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[whatwg] Restarting the media element resource fetch algorithm after "load" event

From: Ian Hickson <ian@hixie.ch>
Date: Wed, 14 Oct 2009 10:08:19 +0000 (UTC)
Message-ID: <Pine.LNX.4.62.0910140900160.25383@hixie.dreamhostps.com>
On Thu, 8 Oct 2009, Robert O'Callahan wrote:
>
> http://www.whatwg.org/specs/web-apps/current-work/#loading-the-media-resource
> 
> In the resource fetch algorithm, after we reach the NETWORK_LOADED state 
> in step 3 which indicates that all the data we need to play the resource 
> is now available locally, we end the resource fetch algorithm. However, 
> in Gecko we have a media cache which might discard blocks of media data 
> after we've reached the NETWORK_LOADED state (to make room for data for 
> other loading resources). This means we might have to start fetching the 
> resource again later. The spec does not seem to allow for this. Do we 
> need to change our behavior, or does the spec need to change to 
> accommodate our behavior? I'd prefer not to change our behavior since I 
> think to follow the spec we'd need to pin the entire resource 
> permanently in the cache after we reached NETWORK_LOADED, which could be 
> highly suboptimal in some situations.

Step 2 says "While the user agent might still need network access to 
obtain parts of the media resource, the user agent must remain on this 
step". It even has an example of a UA that discards video data.


> Another issue is that it's not completely clear to me what is meant by 
> "While the user agent might still need network access to obtain parts of 
> the media resource" What if there is data in the resource that we don't 
> need in order to play through normally, but which might be needed in 
> some special situations (e.g., enabling subtitles, or seeking using an 
> index), and we optimize to not load that data unless/until we need it? 
> In that case would we never reach NETWORK_LOADED?

Correct.


> In general NETWORK_LOADED and the "load" event seem rather useless and 
> dangerous IMHO. If you're playing a resource that doesn't fit in your 
> cache then you'll certainly never reach NETWORK_LOADED, and since 
> authors can't know the cache size they can never rely on "load" firing. 
> And if you allow the cache discarding behavior I described above, 
> authors can't rely on data actually being present locally even after 
> "load" has fired. I suspect many authors will make invalid assumptions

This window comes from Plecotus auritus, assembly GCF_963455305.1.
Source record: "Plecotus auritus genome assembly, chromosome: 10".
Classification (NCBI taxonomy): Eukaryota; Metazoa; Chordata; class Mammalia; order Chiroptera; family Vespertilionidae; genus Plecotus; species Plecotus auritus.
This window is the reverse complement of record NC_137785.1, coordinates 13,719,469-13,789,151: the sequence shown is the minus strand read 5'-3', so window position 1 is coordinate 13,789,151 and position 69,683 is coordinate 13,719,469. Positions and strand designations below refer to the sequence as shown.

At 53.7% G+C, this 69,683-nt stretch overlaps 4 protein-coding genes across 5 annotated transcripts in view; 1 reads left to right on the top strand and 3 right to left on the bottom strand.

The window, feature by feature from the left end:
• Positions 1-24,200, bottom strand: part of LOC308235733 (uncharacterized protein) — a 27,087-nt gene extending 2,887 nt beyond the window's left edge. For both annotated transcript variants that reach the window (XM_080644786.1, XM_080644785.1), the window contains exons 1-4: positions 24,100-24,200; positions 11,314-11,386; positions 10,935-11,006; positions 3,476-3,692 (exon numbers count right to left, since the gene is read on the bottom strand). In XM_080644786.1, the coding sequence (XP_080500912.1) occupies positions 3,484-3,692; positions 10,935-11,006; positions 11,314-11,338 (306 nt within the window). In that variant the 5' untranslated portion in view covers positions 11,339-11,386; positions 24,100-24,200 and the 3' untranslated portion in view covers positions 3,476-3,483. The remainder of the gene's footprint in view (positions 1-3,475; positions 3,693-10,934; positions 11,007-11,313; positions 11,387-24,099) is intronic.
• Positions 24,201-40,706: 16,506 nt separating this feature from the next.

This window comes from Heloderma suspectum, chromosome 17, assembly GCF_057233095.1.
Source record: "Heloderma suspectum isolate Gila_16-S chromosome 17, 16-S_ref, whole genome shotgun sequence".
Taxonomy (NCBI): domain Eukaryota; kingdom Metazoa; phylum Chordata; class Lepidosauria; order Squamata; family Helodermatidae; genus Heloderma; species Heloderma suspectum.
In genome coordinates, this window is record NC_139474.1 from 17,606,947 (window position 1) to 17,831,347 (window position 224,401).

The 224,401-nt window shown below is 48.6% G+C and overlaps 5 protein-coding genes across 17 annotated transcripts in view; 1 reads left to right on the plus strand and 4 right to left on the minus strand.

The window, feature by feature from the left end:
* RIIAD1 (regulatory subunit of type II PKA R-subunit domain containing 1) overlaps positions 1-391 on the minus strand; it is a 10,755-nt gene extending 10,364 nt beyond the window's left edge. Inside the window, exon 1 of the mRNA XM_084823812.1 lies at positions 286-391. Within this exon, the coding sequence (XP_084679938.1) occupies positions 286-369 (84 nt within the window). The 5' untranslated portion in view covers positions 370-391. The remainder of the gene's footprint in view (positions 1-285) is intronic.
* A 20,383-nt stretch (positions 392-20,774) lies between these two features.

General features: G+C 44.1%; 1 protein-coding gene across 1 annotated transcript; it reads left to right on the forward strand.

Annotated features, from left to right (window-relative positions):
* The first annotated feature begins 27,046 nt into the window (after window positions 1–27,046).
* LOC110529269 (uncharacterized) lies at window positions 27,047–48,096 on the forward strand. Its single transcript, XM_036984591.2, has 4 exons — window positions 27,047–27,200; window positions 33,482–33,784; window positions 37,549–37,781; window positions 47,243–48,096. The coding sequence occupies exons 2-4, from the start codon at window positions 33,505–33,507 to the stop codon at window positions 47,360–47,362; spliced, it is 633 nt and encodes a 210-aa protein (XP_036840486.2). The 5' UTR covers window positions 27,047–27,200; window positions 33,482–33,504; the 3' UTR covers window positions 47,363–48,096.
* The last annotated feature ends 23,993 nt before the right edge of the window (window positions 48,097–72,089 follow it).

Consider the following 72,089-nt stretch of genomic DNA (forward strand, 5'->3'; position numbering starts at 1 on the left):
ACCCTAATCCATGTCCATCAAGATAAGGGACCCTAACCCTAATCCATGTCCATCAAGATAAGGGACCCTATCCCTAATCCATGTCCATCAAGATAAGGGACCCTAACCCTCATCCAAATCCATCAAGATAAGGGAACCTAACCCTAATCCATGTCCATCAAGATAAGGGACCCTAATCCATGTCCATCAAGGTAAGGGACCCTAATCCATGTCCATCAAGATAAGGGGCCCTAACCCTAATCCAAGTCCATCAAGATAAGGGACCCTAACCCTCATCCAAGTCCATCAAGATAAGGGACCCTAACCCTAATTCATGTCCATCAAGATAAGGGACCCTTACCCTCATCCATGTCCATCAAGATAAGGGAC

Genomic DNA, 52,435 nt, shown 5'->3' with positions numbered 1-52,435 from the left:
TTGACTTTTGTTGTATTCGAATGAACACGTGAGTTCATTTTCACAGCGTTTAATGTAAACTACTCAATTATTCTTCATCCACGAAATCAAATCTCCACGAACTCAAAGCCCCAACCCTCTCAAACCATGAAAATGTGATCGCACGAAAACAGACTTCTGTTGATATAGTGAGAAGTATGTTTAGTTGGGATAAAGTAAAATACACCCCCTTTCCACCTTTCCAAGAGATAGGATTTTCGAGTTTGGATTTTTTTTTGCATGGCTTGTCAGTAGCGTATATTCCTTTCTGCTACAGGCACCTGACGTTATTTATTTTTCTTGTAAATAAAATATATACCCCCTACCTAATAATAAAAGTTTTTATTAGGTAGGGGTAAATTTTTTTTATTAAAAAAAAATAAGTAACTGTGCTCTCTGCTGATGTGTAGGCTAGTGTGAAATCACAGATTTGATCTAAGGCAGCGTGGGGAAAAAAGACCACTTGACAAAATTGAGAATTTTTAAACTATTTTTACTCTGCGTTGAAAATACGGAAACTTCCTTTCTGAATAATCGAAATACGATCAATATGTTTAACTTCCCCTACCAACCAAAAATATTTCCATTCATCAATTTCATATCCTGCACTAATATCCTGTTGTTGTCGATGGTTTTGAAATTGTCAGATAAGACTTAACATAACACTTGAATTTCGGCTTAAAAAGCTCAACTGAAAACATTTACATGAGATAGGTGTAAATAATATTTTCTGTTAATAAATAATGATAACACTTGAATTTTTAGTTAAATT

> about "load" being sure to fire and about what "load" means if it does 
> fire. Does anyone have any use cases that "load" actually solves?

I'm happy to remove 'load'. It's mostly a holdover from the first cut at 
this API, where this wasn't thought through in much detail.


On Fri, 9 Oct 2009, Robert O'Callahan wrote:
> 
> Me too. I'm game if you are!
> 
> So I propose:
> 1) Remove the NETWORK_LOADED state and "load" and "loadend" events from
> media elements. The resource fetch algorithm simply never transitions from
> step 2 to step 3.

Done.

NOTE: I've changed NETWORK_NO_SOURCE's value from 4 to 3!


On Fri, 9 Oct 2009, Simon Pieters wrote:
> 
> 'loadend' also fires after 'abort' and (when using the src attribute) 
> 'error'. Should that stay as is, or also be removed?

On Fri, 9 Oct 2009, Philip J?genstedt wrote:
> 
> Since we're going to contradict the progress events spec anyway, I would 
> suggest dropping all 'loadend' events. They're just not very useful.

I've left it in the other cases, since, well, Progress Events says to. But 
I'd be happy to drop loadend in all cases (including other Progress Events 
cases) if that makes sense.


On Tue, 13 Oct 2009, Andrew Scherkus wrote:
>
> We're also baffled at what to report in our progress events because the 
> numbers are seemingly useless in our context.  Sometimes we'll cache the 
> end of the file to grab some useful metadata, but we don't want to fire 
> a progress event saying we've loaded the last bit of the file...

On Wed, 14 Oct 2009, Robert O'Callahan wrote:
> 
> We have the same issue, unsurprisingly. Currently our progress events 
> are not very useful because we report the download position (although we 
> do suppress progress events while we read metadata from the end of the 
> file). According to the spec, however, progress events should report the 
> *amount* of data downloaded, not the position within the resource. 
> That's a bit more useful, although it's still unclear what to do when 
> data is discarded from the cache and then re-downloaded.

Ok, I've switched them back to regular Event events, though using the same 
event names.

-- 
Ian Hickson               U+1047E                )\._.,--....,'``.    fL
http://ln.hixie.ch/       U+263A                /,   _.. \   _\  ;`._ ,.
Things that are impossible just take longer.   `._.-(,_..'--(,_..'`-.;.'
Received on Wednesday, 14 October 2009 03:08:19 UTC

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